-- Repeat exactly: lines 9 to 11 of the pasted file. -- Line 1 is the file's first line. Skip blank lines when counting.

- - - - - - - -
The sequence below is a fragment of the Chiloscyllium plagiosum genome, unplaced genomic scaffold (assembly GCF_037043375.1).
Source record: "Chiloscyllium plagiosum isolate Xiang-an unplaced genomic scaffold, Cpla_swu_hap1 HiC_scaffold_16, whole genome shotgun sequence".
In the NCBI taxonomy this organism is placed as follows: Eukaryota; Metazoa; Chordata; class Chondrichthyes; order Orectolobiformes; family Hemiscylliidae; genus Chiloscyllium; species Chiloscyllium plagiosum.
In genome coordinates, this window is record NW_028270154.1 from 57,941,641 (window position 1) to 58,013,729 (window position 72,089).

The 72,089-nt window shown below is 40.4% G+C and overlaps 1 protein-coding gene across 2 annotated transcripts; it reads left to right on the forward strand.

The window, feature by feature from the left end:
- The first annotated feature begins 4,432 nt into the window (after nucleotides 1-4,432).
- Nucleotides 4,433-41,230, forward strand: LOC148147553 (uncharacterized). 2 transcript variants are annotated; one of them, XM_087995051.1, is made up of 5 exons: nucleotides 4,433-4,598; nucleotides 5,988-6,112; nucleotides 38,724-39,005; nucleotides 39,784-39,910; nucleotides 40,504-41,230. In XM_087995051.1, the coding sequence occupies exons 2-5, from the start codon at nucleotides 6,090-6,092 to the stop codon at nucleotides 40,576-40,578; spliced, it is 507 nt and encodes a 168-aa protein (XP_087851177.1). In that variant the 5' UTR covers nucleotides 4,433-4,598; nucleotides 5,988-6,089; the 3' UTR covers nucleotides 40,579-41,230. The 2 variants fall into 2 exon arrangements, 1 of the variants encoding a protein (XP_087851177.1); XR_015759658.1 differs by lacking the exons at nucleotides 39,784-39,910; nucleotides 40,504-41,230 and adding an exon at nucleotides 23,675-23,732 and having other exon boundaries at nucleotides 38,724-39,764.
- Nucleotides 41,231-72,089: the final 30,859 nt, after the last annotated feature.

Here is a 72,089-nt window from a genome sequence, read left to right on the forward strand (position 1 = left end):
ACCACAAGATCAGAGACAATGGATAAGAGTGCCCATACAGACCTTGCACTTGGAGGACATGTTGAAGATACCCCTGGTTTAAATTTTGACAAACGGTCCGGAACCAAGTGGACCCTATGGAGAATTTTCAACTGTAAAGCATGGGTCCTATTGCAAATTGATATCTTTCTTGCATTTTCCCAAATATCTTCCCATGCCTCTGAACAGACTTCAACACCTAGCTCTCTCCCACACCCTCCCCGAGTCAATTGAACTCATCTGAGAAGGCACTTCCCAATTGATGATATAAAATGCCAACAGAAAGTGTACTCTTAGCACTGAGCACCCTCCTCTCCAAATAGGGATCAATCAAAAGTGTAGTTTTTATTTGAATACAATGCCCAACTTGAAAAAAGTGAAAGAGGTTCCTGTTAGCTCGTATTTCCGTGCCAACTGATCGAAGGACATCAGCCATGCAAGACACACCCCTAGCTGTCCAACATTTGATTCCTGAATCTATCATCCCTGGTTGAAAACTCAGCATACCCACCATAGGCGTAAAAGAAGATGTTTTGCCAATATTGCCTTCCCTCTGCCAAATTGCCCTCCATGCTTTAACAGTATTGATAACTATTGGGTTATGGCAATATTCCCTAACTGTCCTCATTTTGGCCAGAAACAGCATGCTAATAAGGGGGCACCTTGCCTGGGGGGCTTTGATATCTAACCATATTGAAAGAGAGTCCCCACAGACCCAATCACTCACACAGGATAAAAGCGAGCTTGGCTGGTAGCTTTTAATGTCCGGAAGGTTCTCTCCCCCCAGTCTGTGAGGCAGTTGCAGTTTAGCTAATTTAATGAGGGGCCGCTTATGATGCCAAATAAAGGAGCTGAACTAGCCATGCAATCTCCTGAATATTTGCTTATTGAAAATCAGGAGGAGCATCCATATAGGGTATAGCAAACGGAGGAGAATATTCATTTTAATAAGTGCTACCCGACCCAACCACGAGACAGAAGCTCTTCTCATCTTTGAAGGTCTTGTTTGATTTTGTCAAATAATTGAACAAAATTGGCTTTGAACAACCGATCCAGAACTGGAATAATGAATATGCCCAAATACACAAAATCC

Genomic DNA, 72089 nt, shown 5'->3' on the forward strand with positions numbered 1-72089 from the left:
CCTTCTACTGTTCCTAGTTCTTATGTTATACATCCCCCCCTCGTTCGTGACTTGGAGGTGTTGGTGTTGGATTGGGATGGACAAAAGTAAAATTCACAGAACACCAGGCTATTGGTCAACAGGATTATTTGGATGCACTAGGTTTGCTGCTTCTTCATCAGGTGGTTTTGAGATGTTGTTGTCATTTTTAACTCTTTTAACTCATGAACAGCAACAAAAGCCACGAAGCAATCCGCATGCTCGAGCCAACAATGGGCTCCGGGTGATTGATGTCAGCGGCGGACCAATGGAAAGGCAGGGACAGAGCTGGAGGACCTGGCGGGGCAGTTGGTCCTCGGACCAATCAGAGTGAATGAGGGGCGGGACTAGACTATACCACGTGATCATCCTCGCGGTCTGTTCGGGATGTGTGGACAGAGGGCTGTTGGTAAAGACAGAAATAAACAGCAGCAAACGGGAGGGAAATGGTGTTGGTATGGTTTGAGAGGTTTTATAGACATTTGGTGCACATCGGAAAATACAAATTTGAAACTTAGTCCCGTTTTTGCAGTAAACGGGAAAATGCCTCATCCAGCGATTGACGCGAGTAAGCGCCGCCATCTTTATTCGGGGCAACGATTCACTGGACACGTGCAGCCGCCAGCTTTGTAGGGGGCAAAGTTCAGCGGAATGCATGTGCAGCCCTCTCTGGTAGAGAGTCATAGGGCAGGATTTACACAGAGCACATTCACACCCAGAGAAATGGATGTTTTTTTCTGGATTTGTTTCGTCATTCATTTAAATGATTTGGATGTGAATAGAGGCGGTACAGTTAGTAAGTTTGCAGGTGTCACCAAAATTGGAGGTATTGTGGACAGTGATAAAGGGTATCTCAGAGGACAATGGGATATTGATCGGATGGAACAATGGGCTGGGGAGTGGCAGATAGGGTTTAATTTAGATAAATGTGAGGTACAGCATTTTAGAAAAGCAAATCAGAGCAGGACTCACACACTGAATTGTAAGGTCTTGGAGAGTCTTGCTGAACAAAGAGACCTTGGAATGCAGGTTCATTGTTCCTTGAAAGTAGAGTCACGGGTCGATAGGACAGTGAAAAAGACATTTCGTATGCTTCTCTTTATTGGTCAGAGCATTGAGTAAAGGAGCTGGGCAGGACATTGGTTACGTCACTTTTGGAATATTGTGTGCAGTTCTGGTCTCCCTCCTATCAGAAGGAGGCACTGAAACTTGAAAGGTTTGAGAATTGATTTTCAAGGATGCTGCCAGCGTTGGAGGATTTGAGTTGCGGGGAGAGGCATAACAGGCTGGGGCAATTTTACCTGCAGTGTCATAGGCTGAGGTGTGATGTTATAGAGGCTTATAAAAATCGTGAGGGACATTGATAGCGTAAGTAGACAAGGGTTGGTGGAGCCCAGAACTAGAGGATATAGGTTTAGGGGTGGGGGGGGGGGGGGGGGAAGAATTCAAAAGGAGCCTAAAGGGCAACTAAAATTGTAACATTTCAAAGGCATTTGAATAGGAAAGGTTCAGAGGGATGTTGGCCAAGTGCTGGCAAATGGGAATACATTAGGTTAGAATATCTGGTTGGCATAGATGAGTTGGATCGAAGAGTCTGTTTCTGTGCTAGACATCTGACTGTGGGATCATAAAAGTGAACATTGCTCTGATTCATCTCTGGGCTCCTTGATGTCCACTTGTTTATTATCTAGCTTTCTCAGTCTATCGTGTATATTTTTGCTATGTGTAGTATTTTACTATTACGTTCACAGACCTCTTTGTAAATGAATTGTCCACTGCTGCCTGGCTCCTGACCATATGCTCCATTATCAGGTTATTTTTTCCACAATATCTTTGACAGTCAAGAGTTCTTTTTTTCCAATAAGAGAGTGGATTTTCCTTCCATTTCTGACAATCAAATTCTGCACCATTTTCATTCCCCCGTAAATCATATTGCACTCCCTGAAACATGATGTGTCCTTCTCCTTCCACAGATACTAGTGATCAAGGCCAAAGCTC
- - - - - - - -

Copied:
- Nucleotides 41,231-72,089: the final 30,859 nt, after the last annotated feature.

Here is a 72,089-nt window from a genome sequence, read left to right on the forward strand (position 1 = left end):
ACCACAAGATCAGAGACAATGGATAAGAGTGCCCATACAGACCTTGCACTTGGAGGACATGTTGAAGATACCCCTGGTTTAAATTTTGACAAACGGTCCGGAACCAAGTGGACCCTATGGAGAATTTTCAACTGTAAAGCATGGGTCCTATTGCAAATTGATATCTTTCTTGCATTTTCCCAAATATCTTCCCATGCCTCTGAACAGACTTCAACACCTAGCTCTCTCCCACACCCTCCCCGAGTCAATTGAACTCATCTGAGAAGGCACTTCCCAATTGATGATATAAAATGCCAACAGAAAGTGTACTCTTAGCACTGAGCACCCTCCTCTCCAAATAGGGATCAATCAAAAGTGTAGTTTTTATTTGAATACAATGCCCAACTTGAAAAAAGTGAAAGAGGTTCCTGTTAGCTCGTATTTCCGTGCCAACTGATCGAAGGACATCAGCCATGCAAGACACACCCCTAGCTGTCCAACATTTGATTCCTGAATCTATCATCCCTGGTTGAAAACTCAGCATACCCACCATAGGCGTAAAAGAAGATGTTTTGCCAATATTGCCTTCCCTCTGCCAAATTGCCCTCCATGCTTTAACAGTATTGATAACTATTGGGTTATGGCAATATTCCCTAACTGTCCTCATTTTGGCCAGAAACAGCATGCTAATAAGGGGGCACCTTGCCTGGGGGGCTTTGATATCTAACCATATTGAAAGAGAGTCCCCACAGACCCAATCACTCACACAGGATAAAAGCGAGCTTGGCTGGTAGCTTTTAATGTCCGGAAGGTTCTCTCCCCCCAGTCTGTGAGGCAGTTGCAGTTTAGCTAATTTAATGAGGGGCCGCTTATGATGCCAAATAAAGGAGCTGAACTAGCCATGCAATCTCCTGAATATTTGCTTATTGAAAATCAGGAGGAGCATCCATATAGGGTATAGCAAACGGAGGAGAATATTCATTTTAATAAGTGCTACCCGACCCAACCACGAGACAGAAGCTCTTCTCATCTTTGAAGGTCTTGTTTGATTTTGTCAAATAATTGAACAAAATTGGCTTTGAACAACCGATCCAGAACTGGAATAATGAATATGCCCAAATACACAAAATCC